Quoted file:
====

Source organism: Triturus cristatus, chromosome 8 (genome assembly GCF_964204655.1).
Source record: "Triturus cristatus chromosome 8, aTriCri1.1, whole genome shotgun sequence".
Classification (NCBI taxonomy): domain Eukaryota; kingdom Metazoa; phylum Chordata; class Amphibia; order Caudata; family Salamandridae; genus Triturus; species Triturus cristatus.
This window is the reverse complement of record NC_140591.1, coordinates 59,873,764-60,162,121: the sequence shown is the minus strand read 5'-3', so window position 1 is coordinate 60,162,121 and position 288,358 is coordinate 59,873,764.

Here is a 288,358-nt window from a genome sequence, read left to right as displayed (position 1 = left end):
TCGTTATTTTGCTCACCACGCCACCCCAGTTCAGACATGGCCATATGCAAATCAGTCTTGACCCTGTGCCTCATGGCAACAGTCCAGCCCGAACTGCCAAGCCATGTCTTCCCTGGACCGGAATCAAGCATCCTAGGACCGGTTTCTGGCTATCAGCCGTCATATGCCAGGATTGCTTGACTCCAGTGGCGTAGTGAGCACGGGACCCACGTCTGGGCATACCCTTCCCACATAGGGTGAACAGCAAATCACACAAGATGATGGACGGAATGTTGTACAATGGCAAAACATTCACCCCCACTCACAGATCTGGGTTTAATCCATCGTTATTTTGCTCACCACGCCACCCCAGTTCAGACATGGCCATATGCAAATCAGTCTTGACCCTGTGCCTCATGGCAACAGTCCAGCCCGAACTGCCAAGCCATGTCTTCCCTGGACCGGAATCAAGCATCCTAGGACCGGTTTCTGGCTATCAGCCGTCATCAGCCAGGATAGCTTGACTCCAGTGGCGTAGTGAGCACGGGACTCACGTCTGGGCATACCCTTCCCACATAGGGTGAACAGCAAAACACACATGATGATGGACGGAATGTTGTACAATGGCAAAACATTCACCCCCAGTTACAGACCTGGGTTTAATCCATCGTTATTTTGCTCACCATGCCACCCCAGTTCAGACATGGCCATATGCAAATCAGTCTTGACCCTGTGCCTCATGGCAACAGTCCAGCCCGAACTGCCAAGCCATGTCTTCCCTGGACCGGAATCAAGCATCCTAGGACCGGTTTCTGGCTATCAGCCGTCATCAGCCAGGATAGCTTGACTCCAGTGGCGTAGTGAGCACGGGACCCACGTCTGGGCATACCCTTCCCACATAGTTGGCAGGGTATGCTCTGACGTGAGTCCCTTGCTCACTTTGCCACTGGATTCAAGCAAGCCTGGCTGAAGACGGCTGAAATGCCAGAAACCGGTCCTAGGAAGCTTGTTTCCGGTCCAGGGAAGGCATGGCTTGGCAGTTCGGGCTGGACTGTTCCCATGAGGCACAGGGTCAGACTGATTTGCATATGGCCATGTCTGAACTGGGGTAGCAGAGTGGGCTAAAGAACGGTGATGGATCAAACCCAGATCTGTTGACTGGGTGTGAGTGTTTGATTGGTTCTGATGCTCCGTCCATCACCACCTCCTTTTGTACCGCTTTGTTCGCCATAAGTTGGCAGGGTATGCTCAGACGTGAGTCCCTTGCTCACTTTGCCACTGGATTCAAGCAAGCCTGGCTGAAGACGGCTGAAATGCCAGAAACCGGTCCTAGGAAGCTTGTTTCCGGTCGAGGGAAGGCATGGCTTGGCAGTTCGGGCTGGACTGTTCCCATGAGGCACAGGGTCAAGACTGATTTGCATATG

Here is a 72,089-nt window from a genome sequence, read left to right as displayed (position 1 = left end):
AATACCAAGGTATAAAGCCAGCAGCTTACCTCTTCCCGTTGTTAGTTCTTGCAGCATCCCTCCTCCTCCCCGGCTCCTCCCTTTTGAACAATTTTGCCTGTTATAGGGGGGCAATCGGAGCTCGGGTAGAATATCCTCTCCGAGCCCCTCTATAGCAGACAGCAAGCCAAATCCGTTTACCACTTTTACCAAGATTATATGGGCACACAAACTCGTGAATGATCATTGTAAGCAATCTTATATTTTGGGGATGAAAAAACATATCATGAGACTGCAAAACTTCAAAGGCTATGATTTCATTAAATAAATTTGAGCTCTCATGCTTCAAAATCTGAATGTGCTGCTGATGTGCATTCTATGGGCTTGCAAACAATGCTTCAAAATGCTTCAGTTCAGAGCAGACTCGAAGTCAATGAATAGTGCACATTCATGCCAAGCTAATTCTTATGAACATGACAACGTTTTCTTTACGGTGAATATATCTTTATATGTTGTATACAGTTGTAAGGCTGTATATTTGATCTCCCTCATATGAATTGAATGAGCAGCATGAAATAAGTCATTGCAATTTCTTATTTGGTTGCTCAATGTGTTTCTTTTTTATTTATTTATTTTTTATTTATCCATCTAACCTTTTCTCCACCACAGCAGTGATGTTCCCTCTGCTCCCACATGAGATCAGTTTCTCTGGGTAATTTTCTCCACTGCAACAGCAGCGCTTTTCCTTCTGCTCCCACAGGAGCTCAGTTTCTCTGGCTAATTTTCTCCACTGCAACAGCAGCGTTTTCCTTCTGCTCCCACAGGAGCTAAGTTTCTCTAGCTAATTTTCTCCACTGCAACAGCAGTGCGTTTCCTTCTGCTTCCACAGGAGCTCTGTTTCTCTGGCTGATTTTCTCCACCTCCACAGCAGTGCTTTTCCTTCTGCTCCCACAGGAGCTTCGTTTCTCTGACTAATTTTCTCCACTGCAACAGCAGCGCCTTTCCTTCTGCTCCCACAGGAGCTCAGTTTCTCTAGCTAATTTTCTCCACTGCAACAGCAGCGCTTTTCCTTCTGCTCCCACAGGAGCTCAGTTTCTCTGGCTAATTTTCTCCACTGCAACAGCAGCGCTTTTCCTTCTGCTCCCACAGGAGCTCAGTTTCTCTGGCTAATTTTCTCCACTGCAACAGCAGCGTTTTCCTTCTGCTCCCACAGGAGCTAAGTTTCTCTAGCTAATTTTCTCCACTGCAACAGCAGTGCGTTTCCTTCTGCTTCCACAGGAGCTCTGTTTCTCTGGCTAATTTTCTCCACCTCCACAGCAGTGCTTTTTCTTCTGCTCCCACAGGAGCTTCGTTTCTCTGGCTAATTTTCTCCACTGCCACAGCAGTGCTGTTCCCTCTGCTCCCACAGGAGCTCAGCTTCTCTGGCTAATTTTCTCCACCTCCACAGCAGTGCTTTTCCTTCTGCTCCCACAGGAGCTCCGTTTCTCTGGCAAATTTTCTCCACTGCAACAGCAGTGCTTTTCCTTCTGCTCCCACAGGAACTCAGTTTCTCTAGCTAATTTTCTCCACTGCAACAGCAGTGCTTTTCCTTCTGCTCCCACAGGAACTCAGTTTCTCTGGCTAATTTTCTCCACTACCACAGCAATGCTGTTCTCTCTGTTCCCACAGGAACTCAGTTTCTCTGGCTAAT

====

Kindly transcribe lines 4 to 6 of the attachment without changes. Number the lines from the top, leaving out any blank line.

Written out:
This window is the reverse complement of record NC_140591.1, coordinates 59,873,764-60,162,121: the sequence shown is the minus strand read 5'-3', so window position 1 is coordinate 60,162,121 and position 288,358 is coordinate 59,873,764.

Here is a 288,358-nt window from a genome sequence, read left to right as displayed (position 1 = left end):
TCGTTATTTTGCTCACCACGCCACCCCAGTTCAGACATGGCCATATGCAAATCAGTCTTGACCCTGTGCCTCATGGCAACAGTCCAGCCCGAACTGCCAAGCCATGTCTTCCCTGGACCGGAATCAAGCATCCTAGGACCGGTTTCTGGCTATCAGCCGTCATATGCCAGGATTGCTTGACTCCAGTGGCGTAGTGAGCACGGGACCCACGTCTGGGCATACCCTTCCCACATAGGGTGAACAGCAAATCACACAAGATGATGGACGGAATGTTGTACAATGGCAAAACATTCACCCCCACTCACAGATCTGGGTTTAATCCATCGTTATTTTGCTCACCACGCCACCCCAGTTCAGACATGGCCATATGCAAATCAGTCTTGACCCTGTGCCTCATGGCAACAGTCCAGCCCGAACTGCCAAGCCATGTCTTCCCTGGACCGGAATCAAGCATCCTAGGACCGGTTTCTGGCTATCAGCCGTCATCAGCCAGGATAGCTTGACTCCAGTGGCGTAGTGAGCACGGGACTCACGTCTGGGCATACCCTTCCCACATAGGGTGAACAGCAAAACACACATGATGATGGACGGAATGTTGTACAATGGCAAAACATTCACCCCCAGTTACAGACCTGGGTTTAATCCATCGTTATTTTGCTCACCATGCCACCCCAGTTCAGACATGGCCATATGCAAATCAGTCTTGACCCTGTGCCTCATGGCAACAGTCCAGCCCGAACTGCCAAGCCATGTCTTCCCTGGACCGGAATCAAGCATCCTAGGACCGGTTTCTGGCTATCAGCCGTCATCAGCCAGGATAGCTTGACTCCAGTGGCGTAGTGAGCACGGGACCCACGTCTGGGCATACCCTTCCCACATAGTTGGCAGGGTATGCTCTGACGTGAGTCCCTTGCTCACTTTGCCACTGGATTCAAGCAAGCCTGGCTGAAGACGGCTGAAATGCCAGAAACCGGTCCTAGGAAGCTTGTTTCCGGTCCAGGGAAGGCATGGCTTGGCAGTTCGGGCTGGACTGTTCCCATGAGGCACAGGGTCAGACTGATTTGCATATGGCCATGTCTGAACTGGGGTAGCAGAGTGGGCTAAAGAACGGTGATGGATCAAACCCAGATCTGTTGACTGGGTGTGAGTGTTTGATTGGTTCTGATGCTCCGTCCATCACCACCTCCTTTTGTACCGCTTTGTTCGCCATAAGTTGGCAGGGTATGCTCAGACGTGAGTCCCTTGCTCACTTTGCCACTGGATTCAAGCAAGCCTGGCTGAAGACGGCTGAAATGCCAGAAACCGGTCCTAGGAAGCTTGTTTCCGGTCGAGGGAAGGCATGGCTTGGCAGTTCGGGCTGGACTGTTCCCATGAGGCACAGGGTCAAGACTGATTTGCATATG